Hundreds of people converged on Lebanon's Sunni bastion of Tripoli on Tuesday to take part in a 'day of rage' over the likely appointment as prime minister of Hezbollah-backed tycoon Najib Mikati.
Convoys of vehicles and buses could be seen heading toward the northern seaport city from early morning for a demonstration scheduled to begin at 10:00am (0800 GMT).
Schools and many stores shut down in Tripoli and surrounding areas as security forces deployed in force.
Similar protests were planned in other regions, including in Beirut and the mainly Sunni southern coastal city of Sidon.
Sunni MPs called the protests after accusing Hezbollah of having staged a "coup" as it became clear the Shia party and its allies had secured enough votes in the 128-seat parliament to impose billionaire Sunni tycoon Najib Mikati to head the next government.
Under Lebanon's complex power-sharing system, the country's prime minister must be a Sunni.
Mikati's likely appointment to the premiership has angered the Sunni community who see it as a bid by the Iranian-backed Hezbollah to sideline outgoing premier Saad Al-Hariri -- Lebanon's most popular Sunni leader -- and essentially take control of the government.
Protests broke out on Monday in mainly Sunni regions, including Tripoli, Sidon and several west Beirut neighbourhoods with demonstrators burning tyres and chanting "Sunni blood is boiling!" There were no reports of injuries.
"The street rejects Hezbollah's candidate," said the headline in the Arabic-language daily Al-Mustaqbal, owned by Hariri's family.
It referred to Hezbollah chief Hassan Nasrallah as Lebanon's "supreme leader," in an allusion to clerical rule in Iran.
"Easy majority for Mikati's appointment ... and Hariri responds by announcing 'Day of Rage'!" was the response from the daily As-Safir, close to Hezbollah.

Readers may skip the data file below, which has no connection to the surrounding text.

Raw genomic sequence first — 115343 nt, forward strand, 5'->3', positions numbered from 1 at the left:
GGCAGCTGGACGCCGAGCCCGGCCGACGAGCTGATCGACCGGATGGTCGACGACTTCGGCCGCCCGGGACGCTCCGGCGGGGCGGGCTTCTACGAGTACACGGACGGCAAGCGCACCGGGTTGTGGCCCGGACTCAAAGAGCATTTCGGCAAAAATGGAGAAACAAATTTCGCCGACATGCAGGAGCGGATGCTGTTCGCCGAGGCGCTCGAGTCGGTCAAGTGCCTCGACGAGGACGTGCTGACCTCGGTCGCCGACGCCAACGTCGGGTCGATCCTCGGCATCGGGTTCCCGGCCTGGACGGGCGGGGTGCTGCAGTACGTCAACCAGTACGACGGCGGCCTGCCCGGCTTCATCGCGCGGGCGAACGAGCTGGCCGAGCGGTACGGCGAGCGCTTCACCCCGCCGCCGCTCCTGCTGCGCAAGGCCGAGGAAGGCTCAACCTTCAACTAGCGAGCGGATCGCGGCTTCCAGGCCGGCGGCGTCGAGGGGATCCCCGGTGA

The US embassy near Beirut issued a warning to its citizens to take safety measures.
"The embassy urges US citizens to remain alert to local security developments and to be vigilant regarding their personal security," it said in a statement.
"Major and minor roads may become blocked with no advance notice," it added. "Even peaceful gatherings can turn violent and spread with little or no warning."
Hezbollah on 12 January brought down Hariri's Saudi- and Western-backed government after a long-running standoff over a UN-backed probe into the 2005 assassination of ex-premier Rafiq Al-Hariri, Saad's father.
The group has said it believes members of the party will be implicated by the Netherlands-based Special Tribunal for Lebanon, which it has denounced as part of a US-Israeli conspiracy.
Washington, which considers Hezbollah a terrorist organisation, on Monday expressed "great concerns" at the likelihood of the party playing a major role in the new government.
"We would have great concerns about a government within which the Hezbollah plays a leading role," US State Department spokesman Philip Crowley said.
Lebanese President Michel Sleiman on Tuesday was to wrap up two days of consultations with all the groups in parliament before appointing the new premier.
Although Hezbollah has said its coalition would seek to include its rivals in the new government, Hariri has ruled out joining a cabinet controlled by the Shia party.
Hariri's coalition controlled a majority in parliament but with Mikati leaving the coalition and influential Druze leader Walid Jumblatt also siding with Hezbollah, his camp lost its majority.